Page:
DANNY Smart first fell in love with country music as a young boy listening to Johnny Cash on repeat in his parents’ car. More than a decade on, he recorded in the same studio as the legendary songsmith. He speaks to Luke Watson about travelling the world on cruise ships and standing out from the crowd…

Talking about country music being ‘not all line dancing and cheesy songs’ should really be unnecessary.

But for every new artist who’s fallen in love with the Nashville sound, there are a dozen people on the other side of the mic whose idea of country begins and ends with Lil Nas X’s 2019 monster ‘Old Town Road’.

Danny Smart is one such member of country’s new wave, inspired not by the outrageous outfits and artificial tunes, but by the genre’s ‘three chords and the truth’ style of heartfelt storytelling.

Danny hadn’t been born when radio airplay of Billy Ray Cyrus’ ‘Achy Breaky Heart’ sounded the death knell for serious country music in the UK – and when Cyrus jumped on a remix of the catchy but silly ‘Old Town Road’, it was easy for listeners to laugh and say, ‘yep…that’s country’.

But the genre has managed a surprising amount of influence on the mainstream from its perch on the sidelines – peaking in moments like Dolly Parton’s huge Glastonbury 2014 set, and a classically country song from a film starring Bradley Cooper and Lady Gaga sweeping every major awards show last year.

The 23-year-old from Hoyland said: “It’s got a reputation of being all line dancing and that, but it’s changed quite a lot.

“If people can tune themselves out of that stereotype, they’ll find people writing some great songs.

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“Especially in a market that’s so saturated with all the same sampled sounds, it’s great to hear people writing their own songs from their own lives.”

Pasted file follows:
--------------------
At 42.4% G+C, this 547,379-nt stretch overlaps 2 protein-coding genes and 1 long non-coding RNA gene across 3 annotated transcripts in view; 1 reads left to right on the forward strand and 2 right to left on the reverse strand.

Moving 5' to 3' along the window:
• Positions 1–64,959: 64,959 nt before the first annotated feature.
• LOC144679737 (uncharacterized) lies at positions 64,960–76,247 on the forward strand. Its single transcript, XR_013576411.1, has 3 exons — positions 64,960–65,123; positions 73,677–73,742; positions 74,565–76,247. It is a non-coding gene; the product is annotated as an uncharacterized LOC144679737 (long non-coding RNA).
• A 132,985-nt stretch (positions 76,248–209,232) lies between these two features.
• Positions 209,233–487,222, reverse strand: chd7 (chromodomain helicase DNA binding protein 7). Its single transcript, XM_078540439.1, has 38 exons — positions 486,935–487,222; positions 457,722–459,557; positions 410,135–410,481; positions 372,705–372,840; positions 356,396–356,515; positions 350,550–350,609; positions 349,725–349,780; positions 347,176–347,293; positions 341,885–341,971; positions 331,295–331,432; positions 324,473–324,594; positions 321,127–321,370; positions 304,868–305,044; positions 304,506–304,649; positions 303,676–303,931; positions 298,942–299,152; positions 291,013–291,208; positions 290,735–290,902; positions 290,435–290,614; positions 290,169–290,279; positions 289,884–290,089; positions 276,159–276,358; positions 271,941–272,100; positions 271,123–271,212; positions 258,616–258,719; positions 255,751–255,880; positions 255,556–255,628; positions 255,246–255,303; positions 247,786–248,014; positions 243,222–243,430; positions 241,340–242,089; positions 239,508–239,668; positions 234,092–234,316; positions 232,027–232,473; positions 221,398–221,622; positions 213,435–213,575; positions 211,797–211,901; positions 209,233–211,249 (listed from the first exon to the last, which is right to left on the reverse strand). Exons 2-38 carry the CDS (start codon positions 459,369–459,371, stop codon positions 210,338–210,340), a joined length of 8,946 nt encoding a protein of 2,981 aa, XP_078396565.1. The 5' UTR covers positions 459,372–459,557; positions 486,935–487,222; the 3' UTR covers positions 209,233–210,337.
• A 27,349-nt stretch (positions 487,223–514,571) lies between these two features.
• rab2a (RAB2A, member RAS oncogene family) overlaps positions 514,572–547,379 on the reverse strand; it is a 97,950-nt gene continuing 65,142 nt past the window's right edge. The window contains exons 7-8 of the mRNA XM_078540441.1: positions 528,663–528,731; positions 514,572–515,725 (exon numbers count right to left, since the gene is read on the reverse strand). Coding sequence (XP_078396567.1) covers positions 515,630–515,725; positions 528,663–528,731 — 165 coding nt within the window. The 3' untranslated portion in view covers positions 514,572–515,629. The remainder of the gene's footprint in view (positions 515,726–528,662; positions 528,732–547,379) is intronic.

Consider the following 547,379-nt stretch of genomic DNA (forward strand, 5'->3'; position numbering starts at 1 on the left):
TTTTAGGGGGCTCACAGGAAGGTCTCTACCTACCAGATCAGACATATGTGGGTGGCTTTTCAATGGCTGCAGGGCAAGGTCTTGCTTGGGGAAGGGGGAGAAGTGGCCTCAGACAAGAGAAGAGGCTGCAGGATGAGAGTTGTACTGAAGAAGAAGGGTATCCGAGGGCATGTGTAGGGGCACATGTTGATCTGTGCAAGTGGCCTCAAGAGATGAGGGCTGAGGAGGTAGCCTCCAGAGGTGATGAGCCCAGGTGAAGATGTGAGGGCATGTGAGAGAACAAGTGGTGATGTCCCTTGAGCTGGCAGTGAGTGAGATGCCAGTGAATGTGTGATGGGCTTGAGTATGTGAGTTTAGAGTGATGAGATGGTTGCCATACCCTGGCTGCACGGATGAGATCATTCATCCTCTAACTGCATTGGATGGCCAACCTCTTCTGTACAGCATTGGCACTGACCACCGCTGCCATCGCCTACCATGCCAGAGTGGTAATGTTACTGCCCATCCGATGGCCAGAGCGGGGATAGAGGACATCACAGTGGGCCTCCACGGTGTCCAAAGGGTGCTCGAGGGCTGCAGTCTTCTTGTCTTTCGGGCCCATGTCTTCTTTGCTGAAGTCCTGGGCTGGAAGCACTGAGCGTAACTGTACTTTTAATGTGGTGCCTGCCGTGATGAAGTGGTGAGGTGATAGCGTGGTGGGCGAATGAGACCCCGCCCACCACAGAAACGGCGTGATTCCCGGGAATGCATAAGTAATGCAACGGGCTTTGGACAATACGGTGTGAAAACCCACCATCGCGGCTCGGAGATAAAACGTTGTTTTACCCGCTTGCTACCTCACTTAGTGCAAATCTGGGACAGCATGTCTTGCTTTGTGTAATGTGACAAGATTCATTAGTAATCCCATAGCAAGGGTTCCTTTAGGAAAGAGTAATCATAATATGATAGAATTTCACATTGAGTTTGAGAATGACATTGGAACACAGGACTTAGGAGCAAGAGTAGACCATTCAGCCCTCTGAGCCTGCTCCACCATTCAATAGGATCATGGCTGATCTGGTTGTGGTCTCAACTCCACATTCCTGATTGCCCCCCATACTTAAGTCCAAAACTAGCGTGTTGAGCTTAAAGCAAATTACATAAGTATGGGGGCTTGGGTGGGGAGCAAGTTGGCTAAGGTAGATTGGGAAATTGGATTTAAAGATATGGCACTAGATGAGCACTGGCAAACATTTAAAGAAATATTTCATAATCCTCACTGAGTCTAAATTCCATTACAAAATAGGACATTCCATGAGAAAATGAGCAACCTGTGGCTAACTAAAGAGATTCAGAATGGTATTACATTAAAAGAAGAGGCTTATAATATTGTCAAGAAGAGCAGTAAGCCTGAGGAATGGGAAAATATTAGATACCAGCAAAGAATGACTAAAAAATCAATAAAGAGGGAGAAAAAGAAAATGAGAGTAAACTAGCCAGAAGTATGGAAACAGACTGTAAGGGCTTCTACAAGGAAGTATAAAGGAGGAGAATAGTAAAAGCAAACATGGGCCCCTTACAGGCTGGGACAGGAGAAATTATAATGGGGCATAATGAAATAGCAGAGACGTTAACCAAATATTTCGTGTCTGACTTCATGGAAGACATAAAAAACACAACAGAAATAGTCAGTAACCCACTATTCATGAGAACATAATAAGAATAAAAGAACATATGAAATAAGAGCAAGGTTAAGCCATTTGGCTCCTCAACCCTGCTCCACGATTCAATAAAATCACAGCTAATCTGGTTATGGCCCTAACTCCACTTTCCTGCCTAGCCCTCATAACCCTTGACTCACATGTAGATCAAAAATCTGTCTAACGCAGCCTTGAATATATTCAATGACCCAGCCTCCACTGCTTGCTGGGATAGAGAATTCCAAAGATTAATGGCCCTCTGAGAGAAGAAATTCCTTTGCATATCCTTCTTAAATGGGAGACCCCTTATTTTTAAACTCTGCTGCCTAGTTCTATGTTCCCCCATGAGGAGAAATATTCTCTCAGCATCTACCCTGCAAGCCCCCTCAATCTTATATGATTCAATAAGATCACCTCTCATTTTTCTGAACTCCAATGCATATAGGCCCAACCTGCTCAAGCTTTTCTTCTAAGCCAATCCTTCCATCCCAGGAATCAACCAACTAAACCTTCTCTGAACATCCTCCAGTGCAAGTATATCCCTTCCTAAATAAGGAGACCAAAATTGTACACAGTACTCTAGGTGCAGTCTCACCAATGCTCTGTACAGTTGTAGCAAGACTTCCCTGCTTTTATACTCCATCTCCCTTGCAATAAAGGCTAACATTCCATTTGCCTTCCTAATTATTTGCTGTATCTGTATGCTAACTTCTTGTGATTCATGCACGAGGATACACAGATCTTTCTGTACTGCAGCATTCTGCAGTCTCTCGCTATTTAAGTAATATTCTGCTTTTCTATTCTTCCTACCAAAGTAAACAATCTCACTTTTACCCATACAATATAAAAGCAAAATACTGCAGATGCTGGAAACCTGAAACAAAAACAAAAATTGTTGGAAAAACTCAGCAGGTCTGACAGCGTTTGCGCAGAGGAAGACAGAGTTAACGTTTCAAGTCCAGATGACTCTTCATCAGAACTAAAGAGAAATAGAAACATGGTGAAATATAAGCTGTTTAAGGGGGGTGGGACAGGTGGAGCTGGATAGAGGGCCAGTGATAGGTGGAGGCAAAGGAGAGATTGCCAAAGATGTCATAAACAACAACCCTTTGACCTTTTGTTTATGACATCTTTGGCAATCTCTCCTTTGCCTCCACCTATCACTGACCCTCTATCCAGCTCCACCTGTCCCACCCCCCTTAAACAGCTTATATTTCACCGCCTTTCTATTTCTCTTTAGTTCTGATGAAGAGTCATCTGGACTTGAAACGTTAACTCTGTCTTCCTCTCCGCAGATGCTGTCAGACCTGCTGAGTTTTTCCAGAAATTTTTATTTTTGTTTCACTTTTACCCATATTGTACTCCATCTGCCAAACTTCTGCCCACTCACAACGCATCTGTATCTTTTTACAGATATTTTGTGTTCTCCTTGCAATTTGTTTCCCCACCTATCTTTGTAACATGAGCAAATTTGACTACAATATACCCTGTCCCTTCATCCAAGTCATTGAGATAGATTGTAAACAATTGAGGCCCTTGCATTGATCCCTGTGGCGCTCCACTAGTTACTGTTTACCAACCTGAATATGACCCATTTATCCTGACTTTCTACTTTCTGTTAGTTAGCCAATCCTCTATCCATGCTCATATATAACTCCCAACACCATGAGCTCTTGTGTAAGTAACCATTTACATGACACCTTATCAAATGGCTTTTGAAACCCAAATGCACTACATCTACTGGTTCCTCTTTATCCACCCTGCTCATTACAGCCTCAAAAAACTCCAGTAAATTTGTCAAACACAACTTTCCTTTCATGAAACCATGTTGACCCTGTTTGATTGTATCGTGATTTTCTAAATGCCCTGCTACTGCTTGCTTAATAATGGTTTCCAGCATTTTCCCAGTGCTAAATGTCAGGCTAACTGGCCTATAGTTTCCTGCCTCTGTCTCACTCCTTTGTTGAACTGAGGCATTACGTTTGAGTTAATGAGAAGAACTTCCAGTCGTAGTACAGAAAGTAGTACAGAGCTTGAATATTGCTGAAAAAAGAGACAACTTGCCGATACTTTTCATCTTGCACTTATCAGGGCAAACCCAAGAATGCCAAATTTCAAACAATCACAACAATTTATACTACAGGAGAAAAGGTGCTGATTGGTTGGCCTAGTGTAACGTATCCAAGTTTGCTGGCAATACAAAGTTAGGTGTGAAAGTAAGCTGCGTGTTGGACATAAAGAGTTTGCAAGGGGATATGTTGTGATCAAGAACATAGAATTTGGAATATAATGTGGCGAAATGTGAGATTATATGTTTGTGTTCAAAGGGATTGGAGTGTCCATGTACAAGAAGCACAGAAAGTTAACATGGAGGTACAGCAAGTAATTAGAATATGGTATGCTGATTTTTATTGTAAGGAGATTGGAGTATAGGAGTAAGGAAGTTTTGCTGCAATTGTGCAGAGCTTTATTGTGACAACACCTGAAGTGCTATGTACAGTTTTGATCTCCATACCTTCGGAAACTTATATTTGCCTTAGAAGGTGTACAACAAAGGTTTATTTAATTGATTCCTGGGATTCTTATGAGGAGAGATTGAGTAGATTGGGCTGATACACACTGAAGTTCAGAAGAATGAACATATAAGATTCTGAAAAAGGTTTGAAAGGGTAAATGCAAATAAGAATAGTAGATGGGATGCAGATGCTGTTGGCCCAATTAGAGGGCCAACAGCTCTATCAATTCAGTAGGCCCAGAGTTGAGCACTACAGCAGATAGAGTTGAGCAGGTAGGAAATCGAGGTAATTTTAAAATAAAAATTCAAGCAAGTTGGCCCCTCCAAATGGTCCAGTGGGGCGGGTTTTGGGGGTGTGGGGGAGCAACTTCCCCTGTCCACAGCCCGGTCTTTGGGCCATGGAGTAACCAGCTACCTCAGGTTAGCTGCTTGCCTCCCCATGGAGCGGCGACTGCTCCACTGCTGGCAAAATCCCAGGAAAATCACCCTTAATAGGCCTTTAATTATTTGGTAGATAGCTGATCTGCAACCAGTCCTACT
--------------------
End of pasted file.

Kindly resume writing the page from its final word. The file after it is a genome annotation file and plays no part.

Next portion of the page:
As Danny explains, its stars were not stars at all – they were ordinary people, singing songs about their ordinary experiences.

“From being a really young kid I remember when we’d go out anywhere, there’d only ever be two CDs in the car – Johnny Cash, and Dolly Parton,” he said.

“I fell in love with them, with their storytelling.

“It all started from the working classes in America. Maybe that’s why people over here don’t associate with it as much.

“But people like Johnny Cash came from nothing, and they’d put themselves out there with just a guitar and their words. Anyone can appreciate that.

“The first time I picked a guitar up, I realised it was quite easy to play these songs. That’s why I was drawn to it.

“People like Ed Sheeran and Lewis Capaldi are bringing that sort of thing back, but after 60 or 70 years it had sort of stopped.”

Danny was around five years old when he started taking guitar lessons, becoming obsessed with playing songs like Cash’s ‘Walk the Line’.

As a youngster, you’re not overly concerned with what’s cool – but as he’d grow up and start playing shows, Danny noticed the music he’d grown up with was nowhere to be found, away from those old CDs.

He points to the runaway early-2000s success of bands like the Arctic Monkeys – whose songwriting had that same character and storytelling, but used features of UK punk and Britpop.

Musicians strive for ‘authenticity’ – and it makes sense it was that band’s sound other artists clung to in their efforts to sound relatable, given it has greater geographical and historical grounding than something like country.

But Danny knew the tenets of the genre – straightforward lyrics and a strong emotional core – could carry him through while others’ lack of sincerity was exposed.

“Especially at gigs around here, I’d find that because of the huge presence of bands like Arctic Monkeys, everyone would want to do that,” he said.

“I love those kinds of bands. But it seemed, as a singer-songwriter, that if you weren’t singing about how terrible the place you live is or going out drinking, you’d get overlooked.